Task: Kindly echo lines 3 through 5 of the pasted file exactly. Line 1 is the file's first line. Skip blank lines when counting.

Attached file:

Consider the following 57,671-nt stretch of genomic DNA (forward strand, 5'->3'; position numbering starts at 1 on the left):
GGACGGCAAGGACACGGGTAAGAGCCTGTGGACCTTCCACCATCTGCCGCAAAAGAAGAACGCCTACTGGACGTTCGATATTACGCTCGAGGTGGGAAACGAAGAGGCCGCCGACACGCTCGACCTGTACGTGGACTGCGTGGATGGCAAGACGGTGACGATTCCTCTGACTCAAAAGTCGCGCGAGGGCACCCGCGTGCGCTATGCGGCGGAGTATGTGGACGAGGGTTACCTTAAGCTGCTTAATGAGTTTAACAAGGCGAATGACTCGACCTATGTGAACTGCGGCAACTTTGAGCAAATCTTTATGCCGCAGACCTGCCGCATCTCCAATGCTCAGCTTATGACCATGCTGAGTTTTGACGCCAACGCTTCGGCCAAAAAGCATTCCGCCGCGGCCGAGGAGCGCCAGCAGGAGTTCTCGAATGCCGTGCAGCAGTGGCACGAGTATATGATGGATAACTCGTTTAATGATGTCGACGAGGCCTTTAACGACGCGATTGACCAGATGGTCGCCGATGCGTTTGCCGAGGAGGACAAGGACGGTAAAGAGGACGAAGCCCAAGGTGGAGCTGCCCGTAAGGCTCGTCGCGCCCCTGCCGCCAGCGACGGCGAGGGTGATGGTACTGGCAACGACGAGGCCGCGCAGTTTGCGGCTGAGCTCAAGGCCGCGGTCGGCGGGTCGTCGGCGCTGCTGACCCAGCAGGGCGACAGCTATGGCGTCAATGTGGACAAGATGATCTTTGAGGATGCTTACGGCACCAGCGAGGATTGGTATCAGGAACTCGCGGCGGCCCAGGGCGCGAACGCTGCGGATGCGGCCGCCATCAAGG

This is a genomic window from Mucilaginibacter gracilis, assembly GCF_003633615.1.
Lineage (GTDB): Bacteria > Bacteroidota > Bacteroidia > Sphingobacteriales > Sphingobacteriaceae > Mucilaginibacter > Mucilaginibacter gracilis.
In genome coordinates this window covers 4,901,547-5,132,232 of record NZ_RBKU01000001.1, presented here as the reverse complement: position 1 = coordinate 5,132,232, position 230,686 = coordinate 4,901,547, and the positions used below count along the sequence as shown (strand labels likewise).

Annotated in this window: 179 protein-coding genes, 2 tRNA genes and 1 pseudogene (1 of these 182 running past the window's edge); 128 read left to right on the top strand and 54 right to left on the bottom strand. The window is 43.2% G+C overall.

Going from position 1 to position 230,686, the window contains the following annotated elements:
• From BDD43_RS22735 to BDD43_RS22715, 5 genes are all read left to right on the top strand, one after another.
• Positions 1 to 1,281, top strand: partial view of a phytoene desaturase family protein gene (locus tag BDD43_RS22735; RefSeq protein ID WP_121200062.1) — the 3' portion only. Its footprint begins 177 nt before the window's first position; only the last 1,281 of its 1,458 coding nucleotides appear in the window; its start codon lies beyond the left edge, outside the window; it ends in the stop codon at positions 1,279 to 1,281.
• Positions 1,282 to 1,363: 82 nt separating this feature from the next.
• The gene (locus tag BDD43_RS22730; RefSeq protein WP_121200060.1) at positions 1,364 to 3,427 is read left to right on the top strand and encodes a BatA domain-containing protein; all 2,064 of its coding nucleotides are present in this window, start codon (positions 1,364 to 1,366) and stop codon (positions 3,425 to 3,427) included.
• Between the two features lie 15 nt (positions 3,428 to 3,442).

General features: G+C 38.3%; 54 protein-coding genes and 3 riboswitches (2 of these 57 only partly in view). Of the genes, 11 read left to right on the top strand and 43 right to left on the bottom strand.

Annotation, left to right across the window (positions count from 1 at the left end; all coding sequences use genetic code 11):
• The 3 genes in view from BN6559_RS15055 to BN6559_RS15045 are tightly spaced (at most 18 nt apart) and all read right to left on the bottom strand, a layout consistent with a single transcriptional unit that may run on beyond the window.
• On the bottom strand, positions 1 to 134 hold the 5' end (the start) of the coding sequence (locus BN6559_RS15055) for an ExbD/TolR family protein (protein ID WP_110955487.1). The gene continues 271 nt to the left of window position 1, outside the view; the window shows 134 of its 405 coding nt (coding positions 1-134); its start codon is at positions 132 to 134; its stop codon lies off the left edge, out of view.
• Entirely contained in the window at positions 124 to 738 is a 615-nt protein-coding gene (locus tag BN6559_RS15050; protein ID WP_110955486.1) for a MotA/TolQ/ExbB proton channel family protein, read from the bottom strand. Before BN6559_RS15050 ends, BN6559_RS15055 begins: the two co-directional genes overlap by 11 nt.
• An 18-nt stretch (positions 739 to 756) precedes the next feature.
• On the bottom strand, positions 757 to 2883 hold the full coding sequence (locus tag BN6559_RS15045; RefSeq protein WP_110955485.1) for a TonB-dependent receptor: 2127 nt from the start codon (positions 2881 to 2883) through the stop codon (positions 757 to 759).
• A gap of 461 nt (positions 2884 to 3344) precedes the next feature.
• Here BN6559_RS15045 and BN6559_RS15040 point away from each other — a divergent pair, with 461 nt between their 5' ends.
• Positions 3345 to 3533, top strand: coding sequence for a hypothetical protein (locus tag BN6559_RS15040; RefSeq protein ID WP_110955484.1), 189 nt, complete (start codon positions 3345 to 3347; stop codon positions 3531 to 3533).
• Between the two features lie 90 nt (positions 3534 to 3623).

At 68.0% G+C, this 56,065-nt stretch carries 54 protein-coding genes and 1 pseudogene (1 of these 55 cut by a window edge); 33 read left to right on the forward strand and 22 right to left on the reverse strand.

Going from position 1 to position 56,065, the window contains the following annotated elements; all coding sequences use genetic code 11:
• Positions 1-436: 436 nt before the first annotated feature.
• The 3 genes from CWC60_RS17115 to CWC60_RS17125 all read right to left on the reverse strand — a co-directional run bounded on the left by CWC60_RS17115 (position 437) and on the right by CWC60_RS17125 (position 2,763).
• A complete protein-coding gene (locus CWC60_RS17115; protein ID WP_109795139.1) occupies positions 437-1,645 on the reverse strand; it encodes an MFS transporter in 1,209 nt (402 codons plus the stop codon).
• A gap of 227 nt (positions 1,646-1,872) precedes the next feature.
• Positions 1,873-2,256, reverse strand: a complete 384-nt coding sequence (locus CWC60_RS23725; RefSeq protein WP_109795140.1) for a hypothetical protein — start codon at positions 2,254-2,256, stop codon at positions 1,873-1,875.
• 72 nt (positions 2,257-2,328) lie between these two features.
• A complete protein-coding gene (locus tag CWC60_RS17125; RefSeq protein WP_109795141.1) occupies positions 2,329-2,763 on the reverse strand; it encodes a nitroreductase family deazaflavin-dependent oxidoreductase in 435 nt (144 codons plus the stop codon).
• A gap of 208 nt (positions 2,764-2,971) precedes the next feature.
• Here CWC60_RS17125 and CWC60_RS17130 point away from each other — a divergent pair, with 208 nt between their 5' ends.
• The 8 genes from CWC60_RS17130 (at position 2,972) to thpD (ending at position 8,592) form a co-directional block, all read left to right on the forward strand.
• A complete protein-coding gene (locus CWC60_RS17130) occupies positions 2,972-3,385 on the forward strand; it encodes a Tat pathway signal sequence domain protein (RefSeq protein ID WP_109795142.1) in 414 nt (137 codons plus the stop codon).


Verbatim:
This is a genomic window from Mucilaginibacter gracilis, assembly GCF_003633615.1.
Lineage (GTDB): Bacteria > Bacteroidota > Bacteroidia > Sphingobacteriales > Sphingobacteriaceae > Mucilaginibacter > Mucilaginibacter gracilis.
In genome coordinates this window covers 4,901,547-5,132,232 of record NZ_RBKU01000001.1, presented here as the reverse complement: position 1 = coordinate 5,132,232, position 230,686 = coordinate 4,901,547, and the positions used below count along the sequence as shown (strand labels likewise).